Former seaman Clinton Jones now works at a lowly job. His daughter Ruth wants to become an actress. Clinton gets fired and Ruth rejects the advances of Fred Whitmarsh. Her father gives her ... See full summary »
Documentary exploring the making of the film, High Noon. Details how it developed, from initial idea to script, casting -- especially in casting the lead role, which so many major Hollywood... See full summary »
The story of a family of Quakers in Indiana in 1862. Their religous sect is strongly opposed to violence and war. It's not easy for them to meet the rules of their religion in everyday life but when Southern troops pass the area they are in real trouble. Should they fight, despite their peaceful attitide? Written by
Olaf Mertens <email@example.com>
Jess is a big man and he walks the Indiana earth in a big way... a man of few words and many strengths... a man born with the gift of laughter and the knack for love, a power for good, a man who doesn't hold with killing. But now Jess faces a big decision -- to keep faith with what he lives by -- or to fight for what he loves... Only so great a theme could make so great a motion picture! See more »
Fearing location shooting in Indiana would be too expensive, Allied Artists rented director Rowland V. Lee's ranch in the San Fernando Valley, which the design team turned into a duplicate of the Indiana countryside of the 1860s. They also planted cornfields and sycamore trees in place of the Southern California vegetation. Interiors were shot in the old Republic Studios in North Hollywood. See more »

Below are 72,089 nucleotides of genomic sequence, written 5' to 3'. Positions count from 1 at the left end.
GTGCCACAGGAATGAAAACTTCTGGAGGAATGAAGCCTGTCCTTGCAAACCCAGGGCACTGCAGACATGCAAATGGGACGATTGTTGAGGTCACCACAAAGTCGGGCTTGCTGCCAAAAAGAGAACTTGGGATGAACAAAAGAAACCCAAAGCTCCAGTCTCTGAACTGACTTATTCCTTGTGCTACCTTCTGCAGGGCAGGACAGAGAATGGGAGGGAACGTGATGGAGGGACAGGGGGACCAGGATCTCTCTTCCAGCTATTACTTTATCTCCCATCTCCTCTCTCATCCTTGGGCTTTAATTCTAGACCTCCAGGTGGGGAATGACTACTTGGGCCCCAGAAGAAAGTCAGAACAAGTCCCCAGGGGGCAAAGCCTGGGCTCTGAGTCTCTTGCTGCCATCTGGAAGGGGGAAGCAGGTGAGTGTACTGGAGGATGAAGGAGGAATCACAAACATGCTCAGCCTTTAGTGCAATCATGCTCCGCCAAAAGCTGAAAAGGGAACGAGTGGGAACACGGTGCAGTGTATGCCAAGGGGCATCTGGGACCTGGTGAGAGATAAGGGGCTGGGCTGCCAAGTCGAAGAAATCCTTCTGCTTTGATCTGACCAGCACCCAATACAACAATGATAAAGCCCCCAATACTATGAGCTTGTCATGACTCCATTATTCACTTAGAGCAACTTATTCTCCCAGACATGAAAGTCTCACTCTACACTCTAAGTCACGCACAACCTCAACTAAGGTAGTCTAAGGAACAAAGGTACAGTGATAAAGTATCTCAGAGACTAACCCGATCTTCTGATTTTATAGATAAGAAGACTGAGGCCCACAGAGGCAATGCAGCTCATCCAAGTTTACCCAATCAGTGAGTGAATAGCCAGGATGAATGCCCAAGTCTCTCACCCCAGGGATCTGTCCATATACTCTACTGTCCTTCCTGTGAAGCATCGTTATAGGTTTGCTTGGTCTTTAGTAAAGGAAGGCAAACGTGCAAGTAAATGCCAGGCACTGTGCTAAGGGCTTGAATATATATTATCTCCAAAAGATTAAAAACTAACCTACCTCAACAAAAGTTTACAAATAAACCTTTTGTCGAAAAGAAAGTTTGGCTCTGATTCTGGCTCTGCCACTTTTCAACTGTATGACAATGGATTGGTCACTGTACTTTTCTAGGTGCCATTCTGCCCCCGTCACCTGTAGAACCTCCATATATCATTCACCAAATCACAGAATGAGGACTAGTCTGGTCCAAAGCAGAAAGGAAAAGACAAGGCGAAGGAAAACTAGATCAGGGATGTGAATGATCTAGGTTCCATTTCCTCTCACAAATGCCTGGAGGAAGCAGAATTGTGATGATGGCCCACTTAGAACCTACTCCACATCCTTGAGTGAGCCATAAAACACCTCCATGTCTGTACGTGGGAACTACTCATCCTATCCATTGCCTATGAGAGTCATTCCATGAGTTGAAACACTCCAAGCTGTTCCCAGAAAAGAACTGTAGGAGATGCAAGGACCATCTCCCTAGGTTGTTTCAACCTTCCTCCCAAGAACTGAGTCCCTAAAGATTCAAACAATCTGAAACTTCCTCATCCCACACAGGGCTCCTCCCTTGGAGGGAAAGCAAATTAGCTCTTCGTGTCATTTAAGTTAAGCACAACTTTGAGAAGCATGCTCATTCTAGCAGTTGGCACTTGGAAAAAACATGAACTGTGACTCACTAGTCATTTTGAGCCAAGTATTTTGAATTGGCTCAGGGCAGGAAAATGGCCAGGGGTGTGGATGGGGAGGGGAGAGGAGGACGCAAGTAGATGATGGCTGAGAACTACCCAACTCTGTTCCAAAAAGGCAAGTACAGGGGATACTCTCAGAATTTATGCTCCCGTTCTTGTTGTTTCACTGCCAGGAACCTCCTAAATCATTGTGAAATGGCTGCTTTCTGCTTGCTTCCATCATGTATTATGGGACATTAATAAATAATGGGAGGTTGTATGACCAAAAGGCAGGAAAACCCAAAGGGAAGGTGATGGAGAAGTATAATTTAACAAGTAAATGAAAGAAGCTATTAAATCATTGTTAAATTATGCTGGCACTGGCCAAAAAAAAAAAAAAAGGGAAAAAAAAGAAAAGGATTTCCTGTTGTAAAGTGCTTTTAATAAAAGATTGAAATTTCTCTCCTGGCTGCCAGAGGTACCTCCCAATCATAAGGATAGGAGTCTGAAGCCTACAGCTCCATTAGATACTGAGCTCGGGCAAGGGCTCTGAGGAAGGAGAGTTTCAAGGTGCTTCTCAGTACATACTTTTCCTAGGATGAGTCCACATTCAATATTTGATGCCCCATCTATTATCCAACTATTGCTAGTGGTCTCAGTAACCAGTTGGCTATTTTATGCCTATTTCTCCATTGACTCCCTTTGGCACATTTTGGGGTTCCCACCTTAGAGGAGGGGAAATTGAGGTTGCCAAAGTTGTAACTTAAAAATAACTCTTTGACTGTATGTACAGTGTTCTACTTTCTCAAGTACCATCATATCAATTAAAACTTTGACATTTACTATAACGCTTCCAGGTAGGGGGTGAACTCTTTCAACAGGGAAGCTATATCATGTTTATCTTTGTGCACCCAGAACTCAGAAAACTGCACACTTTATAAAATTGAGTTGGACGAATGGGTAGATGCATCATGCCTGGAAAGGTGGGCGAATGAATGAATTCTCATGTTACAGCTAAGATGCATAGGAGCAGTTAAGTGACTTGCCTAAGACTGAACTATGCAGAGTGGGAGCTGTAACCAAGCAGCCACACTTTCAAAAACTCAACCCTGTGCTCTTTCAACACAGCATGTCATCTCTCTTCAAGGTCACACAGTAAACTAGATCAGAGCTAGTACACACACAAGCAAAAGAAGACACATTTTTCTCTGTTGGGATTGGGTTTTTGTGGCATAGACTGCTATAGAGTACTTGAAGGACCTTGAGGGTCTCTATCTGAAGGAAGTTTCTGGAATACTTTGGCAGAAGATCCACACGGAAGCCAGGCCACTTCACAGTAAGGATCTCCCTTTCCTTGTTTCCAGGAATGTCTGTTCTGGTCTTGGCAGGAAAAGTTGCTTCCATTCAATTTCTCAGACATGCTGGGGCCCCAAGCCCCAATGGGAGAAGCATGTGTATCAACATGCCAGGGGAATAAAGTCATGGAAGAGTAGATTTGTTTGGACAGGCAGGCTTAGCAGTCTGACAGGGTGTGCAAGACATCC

When Jess Birdwell sends the children upstairs after mother Eliza retires to the barn, he says, "up stairs to bed, all of thee!" In Quaker dialect, the pronoun thee is used as the objective case of thou, and is used only when addressing an individual. He should have said, "up stairs to bed, all of you!". See more »
A beautiful and sensitive film of a Quaker family whose peaceful existence is disrupted by the Civil War. Beautifully photographed with superb performances by Cooper and McGuire. Anthony Perkins gives an exceptional performance as the son who wrestles with the notion of fighting over his pacifistic views. William Wyler's direction is brilliant. A real gem!
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